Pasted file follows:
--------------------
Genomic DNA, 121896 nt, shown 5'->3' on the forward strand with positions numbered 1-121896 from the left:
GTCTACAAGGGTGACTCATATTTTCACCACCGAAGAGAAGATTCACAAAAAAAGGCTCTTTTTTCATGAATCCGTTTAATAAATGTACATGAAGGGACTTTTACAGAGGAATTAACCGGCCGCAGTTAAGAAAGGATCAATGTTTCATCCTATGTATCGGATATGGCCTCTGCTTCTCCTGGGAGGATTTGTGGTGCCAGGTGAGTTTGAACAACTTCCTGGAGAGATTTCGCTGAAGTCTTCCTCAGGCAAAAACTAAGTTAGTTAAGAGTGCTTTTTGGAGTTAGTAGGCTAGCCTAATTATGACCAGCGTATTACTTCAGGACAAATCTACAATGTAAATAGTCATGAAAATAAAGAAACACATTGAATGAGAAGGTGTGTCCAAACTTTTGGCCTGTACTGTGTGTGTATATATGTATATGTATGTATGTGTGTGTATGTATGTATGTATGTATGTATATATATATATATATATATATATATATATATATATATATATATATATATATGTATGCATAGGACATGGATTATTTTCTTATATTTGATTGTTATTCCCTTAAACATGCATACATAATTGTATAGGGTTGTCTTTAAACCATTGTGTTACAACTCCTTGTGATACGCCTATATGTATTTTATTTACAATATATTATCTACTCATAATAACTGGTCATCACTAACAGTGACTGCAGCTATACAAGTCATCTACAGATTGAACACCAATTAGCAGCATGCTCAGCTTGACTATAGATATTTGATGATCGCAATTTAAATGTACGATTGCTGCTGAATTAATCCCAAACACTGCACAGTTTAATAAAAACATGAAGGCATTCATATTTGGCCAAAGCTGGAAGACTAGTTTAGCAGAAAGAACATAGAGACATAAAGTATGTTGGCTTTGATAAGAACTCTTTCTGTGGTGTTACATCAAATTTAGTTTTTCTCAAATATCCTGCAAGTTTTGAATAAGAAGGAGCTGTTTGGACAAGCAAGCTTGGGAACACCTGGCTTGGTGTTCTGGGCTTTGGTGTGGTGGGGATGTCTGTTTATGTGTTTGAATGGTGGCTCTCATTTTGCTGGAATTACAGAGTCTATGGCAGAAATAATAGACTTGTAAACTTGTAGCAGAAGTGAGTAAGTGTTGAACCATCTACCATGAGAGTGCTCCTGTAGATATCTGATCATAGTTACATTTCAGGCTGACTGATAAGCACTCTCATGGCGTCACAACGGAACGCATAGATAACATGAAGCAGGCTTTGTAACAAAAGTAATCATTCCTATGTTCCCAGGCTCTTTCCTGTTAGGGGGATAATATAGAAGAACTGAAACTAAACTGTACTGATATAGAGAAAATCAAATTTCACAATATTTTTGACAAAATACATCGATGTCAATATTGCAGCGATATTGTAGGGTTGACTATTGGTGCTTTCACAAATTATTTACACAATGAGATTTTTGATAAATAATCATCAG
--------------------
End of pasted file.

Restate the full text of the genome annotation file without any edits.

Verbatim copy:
Genomic DNA, 121896 nt, shown 5'->3' on the forward strand with positions numbered 1-121896 from the left:
GTCTACAAGGGTGACTCATATTTTCACCACCGAAGAGAAGATTCACAAAAAAAGGCTCTTTTTTCATGAATCCGTTTAATAAATGTACATGAAGGGACTTTTACAGAGGAATTAACCGGCCGCAGTTAAGAAAGGATCAATGTTTCATCCTATGTATCGGATATGGCCTCTGCTTCTCCTGGGAGGATTTGTGGTGCCAGGTGAGTTTGAACAACTTCCTGGAGAGATTTCGCTGAAGTCTTCCTCAGGCAAAAACTAAGTTAGTTAAGAGTGCTTTTTGGAGTTAGTAGGCTAGCCTAATTATGACCAGCGTATTACTTCAGGACAAATCTACAATGTAAATAGTCATGAAAATAAAGAAACACATTGAATGAGAAGGTGTGTCCAAACTTTTGGCCTGTACTGTGTGTGTATATATGTATATGTATGTATGTGTGTGTATGTATGTATGTATGTATGTATATATATATATATATATATATATATATATATATATATATATATATATATATGTATGCATAGGACATGGATTATTTTCTTATATTTGATTGTTATTCCCTTAAACATGCATACATAATTGTATAGGGTTGTCTTTAAACCATTGTGTTACAACTCCTTGTGATACGCCTATATGTATTTTATTTACAATATATTATCTACTCATAATAACTGGTCATCACTAACAGTGACTGCAGCTATACAAGTCATCTACAGATTGAACACCAATTAGCAGCATGCTCAGCTTGACTATAGATATTTGATGATCGCAATTTAAATGTACGATTGCTGCTGAATTAATCCCAAACACTGCACAGTTTAATAAAAACATGAAGGCATTCATATTTGGCCAAAGCTGGAAGACTAGTTTAGCAGAAAGAACATAGAGACATAAAGTATGTTGGCTTTGATAAGAACTCTTTCTGTGGTGTTACATCAAATTTAGTTTTTCTCAAATATCCTGCAAGTTTTGAATAAGAAGGAGCTGTTTGGACAAGCAAGCTTGGGAACACCTGGCTTGGTGTTCTGGGCTTTGGTGTGGTGGGGATGTCTGTTTATGTGTTTGAATGGTGGCTCTCATTTTGCTGGAATTACAGAGTCTATGGCAGAAATAATAGACTTGTAAACTTGTAGCAGAAGTGAGTAAGTGTTGAACCATCTACCATGAGAGTGCTCCTGTAGATATCTGATCATAGTTACATTTCAGGCTGACTGATAAGCACTCTCATGGCGTCACAACGGAACGCATAGATAACATGAAGCAGGCTTTGTAACAAAAGTAATCATTCCTATGTTCCCAGGCTCTTTCCTGTTAGGGGGATAATATAGAAGAACTGAAACTAAACTGTACTGATATAGAGAAAATCAAATTTCACAATATTTTTGACAAAATACATCGATGTCAATATTGCAGCGATATTGTAGGGTTGACTATTGGTGCTTTCACAAATTATTTACACAATGAGATTTTTGATAAATAATCATCAG